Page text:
The UK government says the green finance management standards that are being developed with the BSI standards body will complement the green taxonomy work of the European Union’s High-Level Expert Group (HLEG) on Sustainable Finance.
The government — in written evidence to a House of Commons inquiry into green finance – says its new Green Finance Taskforce is “complementary to the work being carried out by the HLEG”, in a rare sign of alignment with the EU despite Brexit.
“Six of the 20 members of the HLEG,” it notes, “are based in the UK, and several Taskforce members also participate in the HLEG.”
The joint submission to the Parliament’s Environmental Audit Committee, from the Treasury and the Department for Business, Energy and Industrial Strategy (BEIS), said this “overlapping membership ensures an effective two-way information flow, strengthening the evidence base for both groups and avoiding duplication of work”.
The submission added that efforts to “align” the EU and UK green finance agenda have already positively translated into more “targeted UK green finance policy”.
It cited the fact that the UK has commissioned the British Standards Institution (BSI) to develop what it says are “the world’s first green finance management standards”.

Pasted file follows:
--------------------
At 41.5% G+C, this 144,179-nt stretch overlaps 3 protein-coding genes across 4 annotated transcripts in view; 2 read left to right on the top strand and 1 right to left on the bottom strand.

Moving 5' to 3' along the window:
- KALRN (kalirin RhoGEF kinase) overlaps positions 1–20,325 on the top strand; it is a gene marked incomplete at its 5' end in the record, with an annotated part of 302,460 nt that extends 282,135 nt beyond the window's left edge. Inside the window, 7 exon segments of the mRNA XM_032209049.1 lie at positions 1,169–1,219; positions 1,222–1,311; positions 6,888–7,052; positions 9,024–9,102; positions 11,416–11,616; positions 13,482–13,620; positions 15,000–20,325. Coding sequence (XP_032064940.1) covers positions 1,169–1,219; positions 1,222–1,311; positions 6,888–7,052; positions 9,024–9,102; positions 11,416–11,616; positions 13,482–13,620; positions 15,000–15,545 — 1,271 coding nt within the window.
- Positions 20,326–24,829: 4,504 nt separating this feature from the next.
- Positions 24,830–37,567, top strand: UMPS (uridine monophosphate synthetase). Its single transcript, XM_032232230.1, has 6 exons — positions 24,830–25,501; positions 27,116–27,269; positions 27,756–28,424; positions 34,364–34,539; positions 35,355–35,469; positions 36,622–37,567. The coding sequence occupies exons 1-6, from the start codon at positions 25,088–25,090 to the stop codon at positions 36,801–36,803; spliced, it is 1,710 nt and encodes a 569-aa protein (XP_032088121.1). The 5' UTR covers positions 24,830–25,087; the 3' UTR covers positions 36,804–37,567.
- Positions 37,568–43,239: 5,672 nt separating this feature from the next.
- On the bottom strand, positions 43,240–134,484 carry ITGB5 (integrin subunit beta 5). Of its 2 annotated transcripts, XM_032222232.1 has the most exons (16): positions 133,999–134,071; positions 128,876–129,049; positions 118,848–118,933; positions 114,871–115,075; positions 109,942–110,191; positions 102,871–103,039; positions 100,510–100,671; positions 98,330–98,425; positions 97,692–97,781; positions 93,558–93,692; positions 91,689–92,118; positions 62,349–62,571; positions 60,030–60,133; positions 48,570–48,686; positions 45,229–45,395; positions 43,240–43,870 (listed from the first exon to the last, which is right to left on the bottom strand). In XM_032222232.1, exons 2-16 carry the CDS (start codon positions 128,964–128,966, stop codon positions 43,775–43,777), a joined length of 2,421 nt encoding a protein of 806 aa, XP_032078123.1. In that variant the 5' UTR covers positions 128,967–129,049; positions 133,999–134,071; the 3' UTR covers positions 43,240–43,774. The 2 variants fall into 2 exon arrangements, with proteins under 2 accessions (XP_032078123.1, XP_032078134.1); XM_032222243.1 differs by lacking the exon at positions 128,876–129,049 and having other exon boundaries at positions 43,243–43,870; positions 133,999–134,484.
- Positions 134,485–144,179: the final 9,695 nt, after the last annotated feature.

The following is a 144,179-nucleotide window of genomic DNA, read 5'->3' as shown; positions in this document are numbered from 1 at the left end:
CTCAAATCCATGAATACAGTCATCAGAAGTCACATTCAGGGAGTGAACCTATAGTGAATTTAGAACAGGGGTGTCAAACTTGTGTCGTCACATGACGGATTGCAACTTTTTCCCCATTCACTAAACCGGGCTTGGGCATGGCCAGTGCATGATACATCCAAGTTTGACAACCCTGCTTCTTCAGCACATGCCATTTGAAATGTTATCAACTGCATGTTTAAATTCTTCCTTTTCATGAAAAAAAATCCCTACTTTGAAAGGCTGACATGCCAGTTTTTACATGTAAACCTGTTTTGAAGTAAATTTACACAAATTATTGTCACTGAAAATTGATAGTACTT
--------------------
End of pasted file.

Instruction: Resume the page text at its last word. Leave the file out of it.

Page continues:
The evidence stated: “The BSI will specifically not be developing ‘green’ taxonomies as part of this work, in recognition of the progress already being made in this area by the EU HLEG.”The government announced in September that it was working with the BSI to develop a new set of voluntary green and sustainable finance management standards. The first standard would be in production by the first half of 2018.
The committee, chaired by opposition MP Mary Creagh, yesterday took oral evidence from a range of experts about climate risk disclosure and the duties of pension funds in managing environmental risk as the UK looks to become – in the words of the government – “a world centre for green finance”.
Witnesses included Alice Garton (Client Earth), Dr Ben Caldecott (Oxford Sustainable Finance Programme) and Russell Picot (HSBC Pension scheme). Also speaking were Diandra Soobiah (NEST) and Emma Howard-Boyd (Environment Agency).
The Principles for Responsible Investment (PRI) also provided written evidence, in which it called for a “risk reduction mechanism for green infrastructure investing” and the possibility of a long-dated sovereign green bond to cover the construction risk for green infrastructure.
Caldecott made the case for a public-private collaboration on green fintech to help London extend its lead in sustainable finance and investment as centres worldwide compete to be green finance leaders.
The Green Finance Taskforce will deliver its final report in the spring.
With reporting by Vibeka Mair.